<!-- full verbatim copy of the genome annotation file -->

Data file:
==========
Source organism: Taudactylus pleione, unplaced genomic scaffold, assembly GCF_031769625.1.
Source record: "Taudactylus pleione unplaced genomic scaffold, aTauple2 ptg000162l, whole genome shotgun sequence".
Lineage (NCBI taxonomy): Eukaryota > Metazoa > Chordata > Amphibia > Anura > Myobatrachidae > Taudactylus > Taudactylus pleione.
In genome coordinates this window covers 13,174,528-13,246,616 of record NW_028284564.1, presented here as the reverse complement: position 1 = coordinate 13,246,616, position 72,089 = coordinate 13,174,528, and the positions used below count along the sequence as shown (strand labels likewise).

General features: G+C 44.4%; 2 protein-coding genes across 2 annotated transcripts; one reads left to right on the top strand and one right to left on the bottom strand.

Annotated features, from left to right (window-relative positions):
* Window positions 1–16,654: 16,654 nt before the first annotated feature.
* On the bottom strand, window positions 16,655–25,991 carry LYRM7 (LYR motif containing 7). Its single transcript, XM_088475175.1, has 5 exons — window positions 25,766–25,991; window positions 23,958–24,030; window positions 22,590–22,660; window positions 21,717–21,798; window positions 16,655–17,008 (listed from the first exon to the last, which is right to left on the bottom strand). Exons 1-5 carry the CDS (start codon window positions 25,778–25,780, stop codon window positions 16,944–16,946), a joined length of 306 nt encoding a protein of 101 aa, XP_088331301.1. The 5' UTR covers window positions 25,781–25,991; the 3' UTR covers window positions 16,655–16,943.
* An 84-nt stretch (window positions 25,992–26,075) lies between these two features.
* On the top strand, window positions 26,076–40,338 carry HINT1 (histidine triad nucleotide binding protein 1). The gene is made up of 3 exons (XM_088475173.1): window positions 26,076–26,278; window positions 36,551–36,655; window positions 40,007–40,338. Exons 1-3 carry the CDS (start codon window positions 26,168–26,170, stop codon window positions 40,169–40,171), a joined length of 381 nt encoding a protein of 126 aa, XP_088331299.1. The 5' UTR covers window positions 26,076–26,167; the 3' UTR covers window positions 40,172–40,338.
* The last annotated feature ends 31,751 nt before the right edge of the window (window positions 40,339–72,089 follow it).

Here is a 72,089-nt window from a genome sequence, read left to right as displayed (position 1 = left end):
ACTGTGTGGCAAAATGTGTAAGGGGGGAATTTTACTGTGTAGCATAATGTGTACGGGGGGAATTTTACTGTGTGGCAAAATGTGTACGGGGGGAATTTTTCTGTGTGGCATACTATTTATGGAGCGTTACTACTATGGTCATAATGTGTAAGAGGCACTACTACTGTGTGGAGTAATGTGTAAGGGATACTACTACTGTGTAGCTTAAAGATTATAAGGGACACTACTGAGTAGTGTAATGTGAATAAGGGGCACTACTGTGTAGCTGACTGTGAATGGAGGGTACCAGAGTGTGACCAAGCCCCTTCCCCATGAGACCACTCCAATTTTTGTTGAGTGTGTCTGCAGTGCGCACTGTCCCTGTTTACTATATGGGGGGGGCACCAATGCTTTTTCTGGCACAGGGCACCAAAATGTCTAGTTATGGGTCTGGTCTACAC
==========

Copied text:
Source organism: Taudactylus pleione, unplaced genomic scaffold, assembly GCF_031769625.1.
Source record: "Taudactylus pleione unplaced genomic scaffold, aTauple2 ptg000162l, whole genome shotgun sequence".
Lineage (NCBI taxonomy): Eukaryota > Metazoa > Chordata > Amphibia > Anura > Myobatrachidae > Taudactylus > Taudactylus pleione.
In genome coordinates this window covers 13,174,528-13,246,616 of record NW_028284564.1, presented here as the reverse complement: position 1 = coordinate 13,246,616, position 72,089 = coordinate 13,174,528, and the positions used below count along the sequence as shown (strand labels likewise).

General features: G+C 44.4%; 2 protein-coding genes across 2 annotated transcripts; one reads left to right on the top strand and one right to left on the bottom strand.

Annotated features, from left to right (window-relative positions):
* Window positions 1–16,654: 16,654 nt before the first annotated feature.
* On the bottom strand, window positions 16,655–25,991 carry LYRM7 (LYR motif containing 7). Its single transcript, XM_088475175.1, has 5 exons — window positions 25,766–25,991; window positions 23,958–24,030; window positions 22,590–22,660; window positions 21,717–21,798; window positions 16,655–17,008 (listed from the first exon to the last, which is right to left on the bottom strand). Exons 1-5 carry the CDS (start codon window positions 25,778–25,780, stop codon window positions 16,944–16,946), a joined length of 306 nt encoding a protein of 101 aa, XP_088331301.1. The 5' UTR covers window positions 25,781–25,991; the 3' UTR covers window positions 16,655–16,943.
* An 84-nt stretch (window positions 25,992–26,075) lies between these two features.
* On the top strand, window positions 26,076–40,338 carry HINT1 (histidine triad nucleotide binding protein 1). The gene is made up of 3 exons (XM_088475173.1): window positions 26,076–26,278; window positions 36,551–36,655; window positions 40,007–40,338. Exons 1-3 carry the CDS (start codon window positions 26,168–26,170, stop codon window positions 40,169–40,171), a joined length of 381 nt encoding a protein of 126 aa, XP_088331299.1. The 5' UTR covers window positions 26,076–26,167; the 3' UTR covers window positions 40,172–40,338.
* The last annotated feature ends 31,751 nt before the right edge of the window (window positions 40,339–72,089 follow it).

Here is a 72,089-nt window from a genome sequence, read left to right as displayed (position 1 = left end):
ACTGTGTGGCAAAATGTGTAAGGGGGGAATTTTACTGTGTAGCATAATGTGTACGGGGGGAATTTTACTGTGTGGCAAAATGTGTACGGGGGGAATTTTTCTGTGTGGCATACTATTTATGGAGCGTTACTACTATGGTCATAATGTGTAAGAGGCACTACTACTGTGTGGAGTAATGTGTAAGGGATACTACTACTGTGTAGCTTAAAGATTATAAGGGACACTACTGAGTAGTGTAATGTGAATAAGGGGCACTACTGTGTAGCTGACTGTGAATGGAGGGTACCAGAGTGTGACCAAGCCCCTTCCCCATGAGACCACTCCAATTTTTGTTGAGTGTGTCTGCAGTGCGCACTGTCCCTGTTTACTATATGGGGGGGGCACCAATGCTTTTTCTGGCACAGGGCACCAAAATGTCTAGTTATGGGTCTGGTCTACAC